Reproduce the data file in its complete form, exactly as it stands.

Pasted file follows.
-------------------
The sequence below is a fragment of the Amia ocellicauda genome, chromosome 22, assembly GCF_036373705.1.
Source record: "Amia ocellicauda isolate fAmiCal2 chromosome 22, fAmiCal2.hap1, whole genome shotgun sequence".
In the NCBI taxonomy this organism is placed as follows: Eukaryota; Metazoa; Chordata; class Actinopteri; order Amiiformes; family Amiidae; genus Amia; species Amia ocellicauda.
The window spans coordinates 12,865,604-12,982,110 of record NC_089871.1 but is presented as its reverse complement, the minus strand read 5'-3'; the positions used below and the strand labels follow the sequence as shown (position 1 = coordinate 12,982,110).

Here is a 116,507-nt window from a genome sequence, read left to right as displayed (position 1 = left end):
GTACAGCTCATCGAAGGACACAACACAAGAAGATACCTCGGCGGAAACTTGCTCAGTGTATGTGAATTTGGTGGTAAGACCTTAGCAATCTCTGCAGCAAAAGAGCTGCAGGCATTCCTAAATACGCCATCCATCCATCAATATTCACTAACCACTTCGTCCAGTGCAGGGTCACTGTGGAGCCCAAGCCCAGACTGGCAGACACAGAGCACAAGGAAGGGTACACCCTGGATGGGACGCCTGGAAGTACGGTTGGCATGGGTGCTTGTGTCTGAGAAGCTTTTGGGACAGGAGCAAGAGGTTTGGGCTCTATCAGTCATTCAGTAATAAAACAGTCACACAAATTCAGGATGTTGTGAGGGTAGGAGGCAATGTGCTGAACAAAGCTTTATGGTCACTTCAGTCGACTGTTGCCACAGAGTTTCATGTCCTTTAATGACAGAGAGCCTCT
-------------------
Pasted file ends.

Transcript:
The sequence below is a fragment of the Amia ocellicauda genome, chromosome 22, assembly GCF_036373705.1.
Source record: "Amia ocellicauda isolate fAmiCal2 chromosome 22, fAmiCal2.hap1, whole genome shotgun sequence".
In the NCBI taxonomy this organism is placed as follows: Eukaryota; Metazoa; Chordata; class Actinopteri; order Amiiformes; family Amiidae; genus Amia; species Amia ocellicauda.
The window spans coordinates 12,865,604-12,982,110 of record NC_089871.1 but is presented as its reverse complement, the minus strand read 5'-3'; the positions used below and the strand labels follow the sequence as shown (position 1 = coordinate 12,982,110).

Here is a 116,507-nt window from a genome sequence, read left to right as displayed (position 1 = left end):
GTACAGCTCATCGAAGGACACAACACAAGAAGATACCTCGGCGGAAACTTGCTCAGTGTATGTGAATTTGGTGGTAAGACCTTAGCAATCTCTGCAGCAAAAGAGCTGCAGGCATTCCTAAATACGCCATCCATCCATCAATATTCACTAACCACTTCGTCCAGTGCAGGGTCACTGTGGAGCCCAAGCCCAGACTGGCAGACACAGAGCACAAGGAAGGGTACACCCTGGATGGGACGCCTGGAAGTACGGTTGGCATGGGTGCTTGTGTCTGAGAAGCTTTTGGGACAGGAGCAAGAGGTTTGGGCTCTATCAGTCATTCAGTAATAAAACAGTCACACAAATTCAGGATGTTGTGAGGGTAGGAGGCAATGTGCTGAACAAAGCTTTATGGTCACTTCAGTCGACTGTTGCCACAGAGTTTCATGTCCTTTAATGACAGAGAGCCTCT